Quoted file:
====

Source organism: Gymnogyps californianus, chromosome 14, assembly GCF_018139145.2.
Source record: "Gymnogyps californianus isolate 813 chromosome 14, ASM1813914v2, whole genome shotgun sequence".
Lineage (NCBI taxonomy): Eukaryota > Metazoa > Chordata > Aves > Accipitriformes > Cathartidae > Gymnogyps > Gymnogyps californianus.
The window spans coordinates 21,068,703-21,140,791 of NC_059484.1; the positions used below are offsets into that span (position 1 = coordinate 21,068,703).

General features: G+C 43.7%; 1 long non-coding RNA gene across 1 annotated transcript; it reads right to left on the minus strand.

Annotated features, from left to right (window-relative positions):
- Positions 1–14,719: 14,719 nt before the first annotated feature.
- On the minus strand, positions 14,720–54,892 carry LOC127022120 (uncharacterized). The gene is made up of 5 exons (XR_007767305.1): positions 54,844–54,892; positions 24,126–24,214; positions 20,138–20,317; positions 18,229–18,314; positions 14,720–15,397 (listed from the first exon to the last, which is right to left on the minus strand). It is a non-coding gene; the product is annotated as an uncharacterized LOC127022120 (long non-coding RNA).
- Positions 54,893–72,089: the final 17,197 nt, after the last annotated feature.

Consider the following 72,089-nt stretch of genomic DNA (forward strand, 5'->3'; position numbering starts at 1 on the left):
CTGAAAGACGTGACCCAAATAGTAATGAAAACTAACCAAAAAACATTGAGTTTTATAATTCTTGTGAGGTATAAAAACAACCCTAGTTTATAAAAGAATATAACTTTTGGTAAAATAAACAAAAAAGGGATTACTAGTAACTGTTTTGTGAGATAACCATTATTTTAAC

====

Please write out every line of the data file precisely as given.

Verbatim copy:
Source organism: Gymnogyps californianus, chromosome 14, assembly GCF_018139145.2.
Source record: "Gymnogyps californianus isolate 813 chromosome 14, ASM1813914v2, whole genome shotgun sequence".
Lineage (NCBI taxonomy): Eukaryota > Metazoa > Chordata > Aves > Accipitriformes > Cathartidae > Gymnogyps > Gymnogyps californianus.
The window spans coordinates 21,068,703-21,140,791 of NC_059484.1; the positions used below are offsets into that span (position 1 = coordinate 21,068,703).

General features: G+C 43.7%; 1 long non-coding RNA gene across 1 annotated transcript; it reads right to left on the minus strand.

Annotated features, from left to right (window-relative positions):
- Positions 1–14,719: 14,719 nt before the first annotated feature.
- On the minus strand, positions 14,720–54,892 carry LOC127022120 (uncharacterized). The gene is made up of 5 exons (XR_007767305.1): positions 54,844–54,892; positions 24,126–24,214; positions 20,138–20,317; positions 18,229–18,314; positions 14,720–15,397 (listed from the first exon to the last, which is right to left on the minus strand). It is a non-coding gene; the product is annotated as an uncharacterized LOC127022120 (long non-coding RNA).
- Positions 54,893–72,089: the final 17,197 nt, after the last annotated feature.

Consider the following 72,089-nt stretch of genomic DNA (forward strand, 5'->3'; position numbering starts at 1 on the left):
CTGAAAGACGTGACCCAAATAGTAATGAAAACTAACCAAAAAACATTGAGTTTTATAATTCTTGTGAGGTATAAAAACAACCCTAGTTTATAAAAGAATATAACTTTTGGTAAAATAAACAAAAAAGGGATTACTAGTAACTGTTTTGTGAGATAACCATTATTTTAAC